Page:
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Chil­dren must be taught about other lives and how they are lived in or­der to de­velop love for the other

New Straits Times - - OPINION -

BUL­LY­ING hurts. It hurts in many vis­i­ble and in­vis­i­ble ways. And the pain stays with the vic­tim for the rest of his life. De­pres­sion, men­tal ail­ments and sui­cides are of­ten as­so­ci­ated with the ill ef­fects that re­sult from bul­ly­ing. This we know only too well. But are we do­ing enough to end bul­ly­ing, es­pe­cially in our schools? Not from the looks of the sta­tis­tics this news­pa­per has re­ported pe­ri­od­i­cally when this mon­ster of a prob­lem makes the head­line. The prob­lem must be re­ally bad in­deed, oth­er­wise why would a 10-year-old boy from Seko­lah Ren­dah Is­lam Hira’ in Klang in­vent an Anti-Bully No­ti­fi­ca­tion Sys­tem? It was our page 10 story on Satur­day that told of a sib­ling’s re­sponse to his sis­ter’s cry for help. What is more telling is this: Umar Wafi Zulka­fri is not just re­spond­ing to his sis­ter Iman Hasya’s pain, but to cries of the vic­tims of bul­ly­ing in the rest of the coun­try. If this doesn’t wake us up, noth­ing else will.

Pic­ture this damn­ing data. Be­tween 2012 and 2015 — a span of just four years — there were 14,000 cases of bul­ly­ing, most of them in­volv­ing phys­i­cal bul­ly­ing. In 2015, there were 2,968 cases re­ported ac­cord­ing to Ed­u­ca­tion Min­istry’s sta­tis­tics. The num­ber rose steeply the fol­low­ing year to 3,448. The sta­tis­tics for 2017 were even more de­press­ing. In Au­gust of that year, a Year One pupil of a board­ing school in Kapit, Sarawak died after be­ing beaten by his Year Six se­niors. Girls, too, ap­pear to not want to be out­done in bul­ly­ing by boys. In July 2017, a girl in Ku­nak, Sabah, was beaten by a group of girls in the school com­pound. No won­der the United Na­tions In­ter­na­tional Chil­dren's Emer­gency Fund’s global sur­vey on school bul­ly­ing con­ducted last year re­vealed that seven out of 10 Malaysian chil­dren wor­ried a lot about be­ing bul­lied. The same Unicef sur­vey re­vealed 80 per cent of our pri­mary school pupils of hav­ing been bul­lied. Cy­ber bul­ly­ing data are equally damn­ing. Ac­cord­ing to Cy­ber­Se­cu­rity Malaysia, in just four months of 2017, there were 221 cy­ber harass­ment cases recorded. Ap­palling in­deed.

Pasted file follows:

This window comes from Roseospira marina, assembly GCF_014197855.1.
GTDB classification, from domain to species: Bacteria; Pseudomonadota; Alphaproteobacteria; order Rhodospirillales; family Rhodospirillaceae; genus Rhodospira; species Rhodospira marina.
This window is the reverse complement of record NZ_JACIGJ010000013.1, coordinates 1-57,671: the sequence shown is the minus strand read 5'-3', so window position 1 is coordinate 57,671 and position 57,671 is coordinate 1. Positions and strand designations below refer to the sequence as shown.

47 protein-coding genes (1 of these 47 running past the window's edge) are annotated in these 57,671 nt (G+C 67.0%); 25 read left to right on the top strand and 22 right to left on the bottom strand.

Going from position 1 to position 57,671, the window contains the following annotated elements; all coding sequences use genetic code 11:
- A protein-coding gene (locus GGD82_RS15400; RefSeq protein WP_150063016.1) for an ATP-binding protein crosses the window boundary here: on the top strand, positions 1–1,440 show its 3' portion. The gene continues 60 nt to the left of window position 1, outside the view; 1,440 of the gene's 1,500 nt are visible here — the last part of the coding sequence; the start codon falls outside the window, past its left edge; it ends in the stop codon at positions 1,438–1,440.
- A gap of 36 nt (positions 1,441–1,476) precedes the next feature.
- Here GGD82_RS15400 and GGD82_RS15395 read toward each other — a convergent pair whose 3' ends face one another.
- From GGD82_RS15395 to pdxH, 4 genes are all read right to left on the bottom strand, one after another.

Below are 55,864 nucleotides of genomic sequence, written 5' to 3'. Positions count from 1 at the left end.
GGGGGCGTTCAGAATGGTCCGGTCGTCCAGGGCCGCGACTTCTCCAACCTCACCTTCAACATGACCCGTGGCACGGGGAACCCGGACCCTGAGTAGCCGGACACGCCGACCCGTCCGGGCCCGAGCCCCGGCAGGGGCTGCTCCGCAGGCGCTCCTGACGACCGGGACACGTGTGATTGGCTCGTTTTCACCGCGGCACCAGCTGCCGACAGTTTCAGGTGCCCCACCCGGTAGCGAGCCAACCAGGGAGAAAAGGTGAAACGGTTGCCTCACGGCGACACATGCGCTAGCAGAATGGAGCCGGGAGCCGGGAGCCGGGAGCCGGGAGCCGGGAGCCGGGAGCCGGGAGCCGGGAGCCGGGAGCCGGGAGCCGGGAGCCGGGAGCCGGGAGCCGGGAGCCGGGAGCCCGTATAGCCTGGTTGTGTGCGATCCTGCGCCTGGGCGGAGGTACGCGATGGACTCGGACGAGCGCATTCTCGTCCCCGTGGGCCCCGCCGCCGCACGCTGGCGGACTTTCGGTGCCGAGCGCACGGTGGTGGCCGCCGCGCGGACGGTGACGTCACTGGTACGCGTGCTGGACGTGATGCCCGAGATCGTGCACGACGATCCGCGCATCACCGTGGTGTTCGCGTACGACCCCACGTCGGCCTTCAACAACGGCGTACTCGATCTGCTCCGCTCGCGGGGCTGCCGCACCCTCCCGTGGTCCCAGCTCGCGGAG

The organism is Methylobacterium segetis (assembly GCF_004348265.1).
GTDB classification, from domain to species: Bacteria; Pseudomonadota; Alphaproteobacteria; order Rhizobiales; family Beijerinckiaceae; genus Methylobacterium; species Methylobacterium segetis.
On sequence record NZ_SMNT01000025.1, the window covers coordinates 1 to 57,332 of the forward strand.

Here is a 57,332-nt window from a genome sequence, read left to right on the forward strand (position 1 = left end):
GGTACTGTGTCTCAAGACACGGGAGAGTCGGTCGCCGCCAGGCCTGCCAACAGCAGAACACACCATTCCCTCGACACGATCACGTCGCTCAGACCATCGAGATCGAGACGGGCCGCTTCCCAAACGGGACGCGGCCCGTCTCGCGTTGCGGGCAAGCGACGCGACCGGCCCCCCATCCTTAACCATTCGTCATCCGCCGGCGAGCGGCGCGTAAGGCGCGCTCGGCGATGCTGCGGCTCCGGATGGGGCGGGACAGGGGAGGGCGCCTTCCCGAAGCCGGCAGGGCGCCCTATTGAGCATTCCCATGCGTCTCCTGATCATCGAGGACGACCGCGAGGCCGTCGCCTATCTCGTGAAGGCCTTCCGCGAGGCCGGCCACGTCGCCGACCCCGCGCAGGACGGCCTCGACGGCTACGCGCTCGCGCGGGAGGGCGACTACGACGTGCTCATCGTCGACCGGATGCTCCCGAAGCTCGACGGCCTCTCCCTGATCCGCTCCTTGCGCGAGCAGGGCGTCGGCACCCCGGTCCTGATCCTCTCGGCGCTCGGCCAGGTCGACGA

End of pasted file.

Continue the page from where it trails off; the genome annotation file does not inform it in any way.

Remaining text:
Is there no way out of this peren­nial prob­lem? Are Malaysians des­tined to be a na­tion of bul­lies and vic­tims of bul­lies? Not if par­ents — the first teach­ers in their chil­dren’s life — teach them em­pa­thy and re­spect for an­other’s space. And love for read­ing, too. Be­cause it is in books that these young minds will learn of other worlds and other lives, and how to ap­pre­ci­ate other ways of liv­ing. Mar­tial arts too can do them plenty of good in keep­ing bul­lies at bay. Schools too must be ready and will­ing to cre­ate a cul­ture of love among pupils. If com­pas­sion is not nur­tured at home, it can at least be taught at school. Ex­perts say the cul­ture of bul­ly­ing can­not be leg­is­lated away. We agree. Law has its place, but only when oth­ers fail. The panacea is else­where. Love for an­other can only bloom at home and schools.

Umar Wafi Zulka­fri is not just re­spond­ing to his sis­ter Iman Hasya’s pain, but to cries of the vic­tims of bul­ly­ing in the rest of the coun­try.

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